University of California, Riverside

C&C Antispam

How Does Graylisting Work?

Graylisting functions at the mail relay level of the mail transfer process. When an SMTP communication between a remote mail server and UCR’s mail relay server is initiated, three pieces of information are passed to UCR’s mail server early in the communication: the IP address of the remote server, the mail recipient’s address (ex., and the sender’s address (ex. This “triplet” of information is checked against an internal database of previous mail communications.

If this specific triplet has not been successfully passed by the graylisting system before, a temporary failure message is sent to the remote mail server. If the remote mail server is properly configured according to RFC 821, which specifies the SMTP protocol standard, the remote mail server will attempt to resend the message after a brief delay (usually within 1 hours of the original attempt). Resent messages containing this same triplet of information will be passed immediately to the UCR recipient to whom they are addressed.

Spam, on the other hand, is typically not resent, commercial spamming programs tend to not retry messages that are temporarily failed. In addition, automatically generated e-mail sent from virus-infected computers is also typically not resent, making graylisting one extra level of protection against these viruses. Finally graylisting benefits UCR’s network by reducing unnecessary traffic. Since graylisting rejects e-mail before any of the message body or attachments are sent, a large portion of the traffic generated by spam never makes it into UCR’s mail server or onto UCR’s network.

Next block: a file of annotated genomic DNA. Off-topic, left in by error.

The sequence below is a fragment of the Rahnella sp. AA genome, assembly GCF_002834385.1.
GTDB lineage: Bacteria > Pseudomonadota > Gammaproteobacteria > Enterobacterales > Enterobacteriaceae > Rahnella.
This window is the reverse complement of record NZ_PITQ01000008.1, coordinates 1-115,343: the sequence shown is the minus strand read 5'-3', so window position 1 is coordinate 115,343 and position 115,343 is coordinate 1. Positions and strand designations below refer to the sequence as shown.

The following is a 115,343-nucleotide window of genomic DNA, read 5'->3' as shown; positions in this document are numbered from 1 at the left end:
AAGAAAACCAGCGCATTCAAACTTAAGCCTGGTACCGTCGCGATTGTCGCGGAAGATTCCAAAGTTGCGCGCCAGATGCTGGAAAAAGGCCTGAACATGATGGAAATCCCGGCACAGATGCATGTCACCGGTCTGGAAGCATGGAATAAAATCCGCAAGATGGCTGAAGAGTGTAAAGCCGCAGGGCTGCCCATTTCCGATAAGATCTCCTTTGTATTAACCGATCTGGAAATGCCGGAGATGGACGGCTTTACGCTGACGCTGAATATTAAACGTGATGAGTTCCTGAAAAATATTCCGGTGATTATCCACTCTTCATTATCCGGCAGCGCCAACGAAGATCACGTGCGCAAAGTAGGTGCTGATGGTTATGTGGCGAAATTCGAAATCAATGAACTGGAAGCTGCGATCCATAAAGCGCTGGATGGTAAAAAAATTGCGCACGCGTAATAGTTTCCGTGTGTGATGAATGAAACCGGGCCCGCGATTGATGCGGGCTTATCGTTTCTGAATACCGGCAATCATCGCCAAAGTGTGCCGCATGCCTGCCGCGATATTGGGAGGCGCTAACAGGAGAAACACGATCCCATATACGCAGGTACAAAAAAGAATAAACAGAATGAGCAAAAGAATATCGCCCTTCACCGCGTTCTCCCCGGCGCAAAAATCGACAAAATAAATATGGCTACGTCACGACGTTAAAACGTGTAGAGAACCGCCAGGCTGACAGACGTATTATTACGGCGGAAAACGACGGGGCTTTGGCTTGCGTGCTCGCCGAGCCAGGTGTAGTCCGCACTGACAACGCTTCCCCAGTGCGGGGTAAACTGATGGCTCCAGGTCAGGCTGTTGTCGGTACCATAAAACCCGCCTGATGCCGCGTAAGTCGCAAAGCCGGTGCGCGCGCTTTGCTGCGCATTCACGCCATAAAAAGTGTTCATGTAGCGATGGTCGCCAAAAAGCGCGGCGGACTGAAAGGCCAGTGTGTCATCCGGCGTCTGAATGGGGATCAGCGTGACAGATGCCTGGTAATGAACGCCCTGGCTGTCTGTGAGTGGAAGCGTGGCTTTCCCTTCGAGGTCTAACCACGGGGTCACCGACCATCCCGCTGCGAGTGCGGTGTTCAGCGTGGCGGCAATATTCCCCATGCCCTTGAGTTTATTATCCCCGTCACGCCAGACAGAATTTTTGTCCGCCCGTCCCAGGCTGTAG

While over time spammers will likely adapt to graylisting techniques and develop software that does resend, requiring a resend on bulk mailings will eventually help to make other techniques, like real-time blocking lists (RBLs) more effective by allowing more time for spammers to be added to RBL blacklists before their spam is passed onto UCR’s network. In addition, any resending required of spammers can dramatically increase their operating costs, draining some of the commercial motivation behind most spamming.

Graylisting is not a replacement for spam-tagging, anti-virus programs or safe computing practices by users. C&C is employing graylisting as an additional measure in our battle to eliminate as much spam as possible from UCR’s network. It is likely that a small amount of spam will continue to filter into user’s mailboxes, and users should continue to be vigilant in managing their e-mail, and avoid opening unexpected attachments, or those sent by unknown users.

(this answer relies on information taken from Evan Harris’ explanation of graylisting located at, and on the Slashdot discussion of graylisting located at

More Information 

General Campus Information

University of California, Riverside
900 University Ave.
Riverside, CA 92521
Tel: (951) 827-1012

Department Information

Computing & Communications
Computing & Communications Bldg.

Tel: (951) 827-4741
Fax: (951) 827-4541